Mary Marvell, a famous movie star, seeks out Poirot because she has been getting threatening letters that the large and valuable diamond given as a wedding present from her husband is really the Eastern Star, one of a pair taken from the eyes of a Chinese god and that a Chinaman [sic] will soon take back his god’s eyes. As soon as Poirot goes out, the owner of the other half, the Western Star, arrives to pour out her troubles to Hastings. Things come to a head when, at her home, the necklace is ripped off her neck and a red scrap of silk found on the floor. It is up to Poirot to figure out what is really going on.

“The Kidnapped Prime Minister”

This story takes place during the First World War and related as if only now will national security allow its being related. Just as Hastings is reading to Poirot about a shooting at the Prime Minister, Poirot is approached about a greater problem: The Prime Minister has been kidnapped on his way to a peace conference by German agents! Along with several other detectives and a couple of men assigned to assist Poirot, he and Hastings travel from Dover to France, where the car was found abandoned and the secretary tied up. But instead of running right away to scour the countryside, Poirot holes himself up in an inn, where he sits and thinks for five long hours before getting back on the boat to England to start his investigation from the start. Hastings thinks Poirot is making a fool of himself, but the is method in the madness of this detective!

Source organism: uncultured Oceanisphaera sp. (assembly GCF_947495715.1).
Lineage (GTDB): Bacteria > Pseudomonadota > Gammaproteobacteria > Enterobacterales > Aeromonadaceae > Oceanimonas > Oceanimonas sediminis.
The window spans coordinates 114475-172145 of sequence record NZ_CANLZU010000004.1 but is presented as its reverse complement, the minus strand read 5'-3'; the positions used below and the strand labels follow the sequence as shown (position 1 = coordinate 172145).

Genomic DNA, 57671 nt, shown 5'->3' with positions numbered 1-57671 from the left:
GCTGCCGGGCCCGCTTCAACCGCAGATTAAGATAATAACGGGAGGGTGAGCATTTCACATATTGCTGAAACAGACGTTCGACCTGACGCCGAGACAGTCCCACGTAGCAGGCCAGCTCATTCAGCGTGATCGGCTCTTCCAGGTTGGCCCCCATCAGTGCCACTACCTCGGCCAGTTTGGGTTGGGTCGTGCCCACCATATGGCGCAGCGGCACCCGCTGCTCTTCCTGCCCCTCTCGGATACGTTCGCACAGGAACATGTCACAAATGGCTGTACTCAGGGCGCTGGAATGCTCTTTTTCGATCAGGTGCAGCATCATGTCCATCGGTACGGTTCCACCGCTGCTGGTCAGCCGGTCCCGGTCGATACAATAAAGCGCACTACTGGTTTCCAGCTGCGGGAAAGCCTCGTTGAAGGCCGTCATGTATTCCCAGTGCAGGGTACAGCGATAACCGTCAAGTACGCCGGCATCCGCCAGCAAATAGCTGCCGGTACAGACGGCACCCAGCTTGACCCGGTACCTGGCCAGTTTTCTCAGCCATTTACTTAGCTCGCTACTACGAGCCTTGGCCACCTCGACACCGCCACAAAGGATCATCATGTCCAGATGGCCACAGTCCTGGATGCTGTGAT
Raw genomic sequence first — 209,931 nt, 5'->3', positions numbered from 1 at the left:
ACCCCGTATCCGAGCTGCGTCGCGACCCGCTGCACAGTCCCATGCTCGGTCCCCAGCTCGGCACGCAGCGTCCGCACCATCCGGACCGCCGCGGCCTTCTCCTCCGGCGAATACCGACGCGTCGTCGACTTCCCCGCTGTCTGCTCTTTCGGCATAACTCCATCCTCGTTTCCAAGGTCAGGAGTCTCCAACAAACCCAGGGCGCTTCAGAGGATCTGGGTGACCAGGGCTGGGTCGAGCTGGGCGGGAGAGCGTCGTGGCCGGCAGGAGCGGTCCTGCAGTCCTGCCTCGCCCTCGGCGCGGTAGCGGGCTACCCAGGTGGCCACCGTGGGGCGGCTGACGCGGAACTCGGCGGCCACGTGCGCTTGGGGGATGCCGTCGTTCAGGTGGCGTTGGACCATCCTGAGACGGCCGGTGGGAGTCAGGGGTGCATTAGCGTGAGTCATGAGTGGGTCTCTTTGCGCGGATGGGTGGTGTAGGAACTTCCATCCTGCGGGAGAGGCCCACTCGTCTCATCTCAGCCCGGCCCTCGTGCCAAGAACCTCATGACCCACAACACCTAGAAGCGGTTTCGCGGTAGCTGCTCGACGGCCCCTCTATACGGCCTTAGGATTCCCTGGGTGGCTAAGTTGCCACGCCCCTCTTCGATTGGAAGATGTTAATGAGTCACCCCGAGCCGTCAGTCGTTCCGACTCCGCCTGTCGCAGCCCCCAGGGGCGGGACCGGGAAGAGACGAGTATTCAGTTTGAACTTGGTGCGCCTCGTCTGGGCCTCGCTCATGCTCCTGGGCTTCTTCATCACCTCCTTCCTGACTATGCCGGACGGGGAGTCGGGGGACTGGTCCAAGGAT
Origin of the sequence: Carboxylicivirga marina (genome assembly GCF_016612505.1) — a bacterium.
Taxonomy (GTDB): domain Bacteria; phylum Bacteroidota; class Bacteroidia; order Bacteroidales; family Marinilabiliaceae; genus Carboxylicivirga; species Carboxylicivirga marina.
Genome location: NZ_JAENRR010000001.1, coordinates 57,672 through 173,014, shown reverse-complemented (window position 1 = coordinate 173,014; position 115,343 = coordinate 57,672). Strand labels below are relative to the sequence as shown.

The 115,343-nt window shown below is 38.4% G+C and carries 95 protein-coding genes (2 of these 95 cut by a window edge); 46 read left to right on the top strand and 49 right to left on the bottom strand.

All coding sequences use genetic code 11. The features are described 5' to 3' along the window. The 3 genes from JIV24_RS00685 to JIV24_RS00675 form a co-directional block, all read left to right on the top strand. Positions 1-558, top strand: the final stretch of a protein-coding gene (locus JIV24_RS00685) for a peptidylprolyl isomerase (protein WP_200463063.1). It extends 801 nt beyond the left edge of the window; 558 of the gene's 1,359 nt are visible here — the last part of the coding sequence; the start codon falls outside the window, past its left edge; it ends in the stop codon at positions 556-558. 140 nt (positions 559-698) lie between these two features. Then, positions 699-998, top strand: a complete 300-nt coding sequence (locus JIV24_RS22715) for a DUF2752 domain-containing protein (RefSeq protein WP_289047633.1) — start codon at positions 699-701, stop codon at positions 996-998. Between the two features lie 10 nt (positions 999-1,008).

“The Tragedy at Marsden Manor”

Poirot is hired by an insurance company to verify that the recent death of man who only of late had taken on a large life insurance policy indeed is due to natural causes and not suicide. Being Poirot, of course, he comes up with the solution to the death in the end.

“The Case of the Missing Will”

A young woman hires Poirot to help her find the most recent will of her sexist, rich uncle, a farmer who disapproved of education for women and thus specified that his educated niece would have his property for a year to prove that her education has been worthwhile, and when she fails, the estate will revert to charity. In this story, Poirot almost gives up, but in the end of course he discovers the uncle’s secret.

It is worth noting that this is the first of three hunts for secret fortunes found in an inheritance. Miss Marple has a hunt in _Miss Marple’s Final Cases_, while Tommy and Tuppence carry out a similar hunt while playing as Blunt’s Brilliant Detectives in _Partners in Crime_. Both those cases have the added drama that the woman who should inherit cannot marry the man she truly loves unless she can find the money, which will be able to support them.